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Caring about Migrant Care Workers through Ethics of Justice and Ethics of Care

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Increased women’s participation in the workforce in recent years has seen a rise in demand for low-paid migrant care workers (MCWs) as surrogate caregivers. Home-based MCWs in Singapore perform a dual role as both a care worker and a domestic worker “as they provide child care/eldercare within home-space… [and] other household responsibilities.” (Yeoh, 2009, pg 75) Datta theorises that other than caregiving, care work contains an element of nurturance that involves emotional investment and attachment. Care work entails a diversity of skills including physical, cognitive, mental, and emotional labour that should be recognised and compensated for. Scholars have raised two main moral perspectives- an ethics of justice approach and an ethics of care approach, to address the injustices endured by MCWs. An ethic of justice approach bases ethical decisions on universal principles of equity and fairness that subjects all to impartial treatment against verifiable human rights (Botes, 2000, pg 1071). Eckenwiler proposes solutions to meet the basic needs of domestic MCWs (Eckenwiler, 2009, pg 176-178) that upholds these principles. Conversely, Sahraoui posits that care ethics provokes a re-examination of the daily practices of care work and offers a critical evaluation of how care work is understood and managed in care homes and in society (Sahraoui, 2019, pg ix). Current discourse surrounding live-in MCWs mainly adopts an ethics of justice perspective that pertains to expanding their rights, while little research has been done on the incorporation of an ethics of care approach to migrant care work in Singapore.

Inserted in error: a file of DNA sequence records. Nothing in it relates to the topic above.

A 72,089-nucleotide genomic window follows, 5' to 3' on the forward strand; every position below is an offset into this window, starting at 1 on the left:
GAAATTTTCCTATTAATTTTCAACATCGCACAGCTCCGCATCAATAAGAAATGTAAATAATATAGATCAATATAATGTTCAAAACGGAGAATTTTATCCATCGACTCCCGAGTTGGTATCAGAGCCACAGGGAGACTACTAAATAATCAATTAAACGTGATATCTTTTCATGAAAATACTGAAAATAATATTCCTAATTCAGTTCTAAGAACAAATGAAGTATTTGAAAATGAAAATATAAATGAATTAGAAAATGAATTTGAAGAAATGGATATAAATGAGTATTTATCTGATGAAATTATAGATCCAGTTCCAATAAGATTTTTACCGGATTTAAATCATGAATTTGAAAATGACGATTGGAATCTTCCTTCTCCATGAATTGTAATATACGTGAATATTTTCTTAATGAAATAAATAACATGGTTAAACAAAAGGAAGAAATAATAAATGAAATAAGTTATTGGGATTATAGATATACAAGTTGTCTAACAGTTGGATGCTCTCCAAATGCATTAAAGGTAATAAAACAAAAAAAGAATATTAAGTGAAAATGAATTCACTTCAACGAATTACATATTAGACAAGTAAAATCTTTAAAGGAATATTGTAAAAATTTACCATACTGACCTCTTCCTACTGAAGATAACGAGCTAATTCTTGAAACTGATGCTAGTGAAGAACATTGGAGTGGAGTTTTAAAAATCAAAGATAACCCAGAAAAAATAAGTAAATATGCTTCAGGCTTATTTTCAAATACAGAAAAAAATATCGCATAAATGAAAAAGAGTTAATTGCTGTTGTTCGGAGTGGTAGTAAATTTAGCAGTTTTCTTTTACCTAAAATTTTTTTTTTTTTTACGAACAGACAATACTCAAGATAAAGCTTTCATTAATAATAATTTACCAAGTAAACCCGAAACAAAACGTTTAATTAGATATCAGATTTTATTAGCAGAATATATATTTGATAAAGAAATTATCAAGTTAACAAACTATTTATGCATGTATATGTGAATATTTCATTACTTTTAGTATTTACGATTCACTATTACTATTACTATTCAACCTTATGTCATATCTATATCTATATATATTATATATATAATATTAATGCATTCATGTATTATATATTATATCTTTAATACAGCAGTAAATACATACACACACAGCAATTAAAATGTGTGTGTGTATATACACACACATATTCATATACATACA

This paper will answer the questions of how Eckenwiler’s ethics of justice approach be broadened to include Sahraoui’s ethics of care approach, and how the two frameworks be applied to the Singapore context to achieve transnational justice for live-in migrant care workers (MCWs). It will explain how Eckenwiler’s focus on rights targets the tangible needs of live-in MCWs, but is inadequate in meeting their other intangible, emotional needs which instead requires a consideration of the relational aspect of care work as proposed by Sahraoui. The paper will argue that Eckenwiler’s ethics of justice approach must be supplemented with Sahraoui’s ethics of care approach to achieve a holistic understanding of the needs of live-in MCWs. Using the theoretical recommendations made by both authors, this paper proposes possible measures to address the everyday injustices faced by live-in MCWs in Singapore.

The needs and injustices faced by live-in MCWs in Singapore

Within their work, stay-in MCWs require sufficient wages, health benefits and a safe working environment to meet their basic physical needs. They also desire an emotional connection with care recipients and an appreciation for their work. The everyday injustices faced by live-in MCWs in Singapore arise in relation to their unmet needs such as inadequate or delayed wages, a “lack of legal… rights… and access to health care, extended separation from their families and the physical and emotional toll that care-giving implies.” (WHO, 2017, pg 32) The value of reproductive work is not fully translated into monetary rewards and often involves work with little pay. Furthermore, MCWs may be subject to hostility from their employers, “involved in care work and yet continually marked as an ‘other’.” (Teo, 2009, pg 153)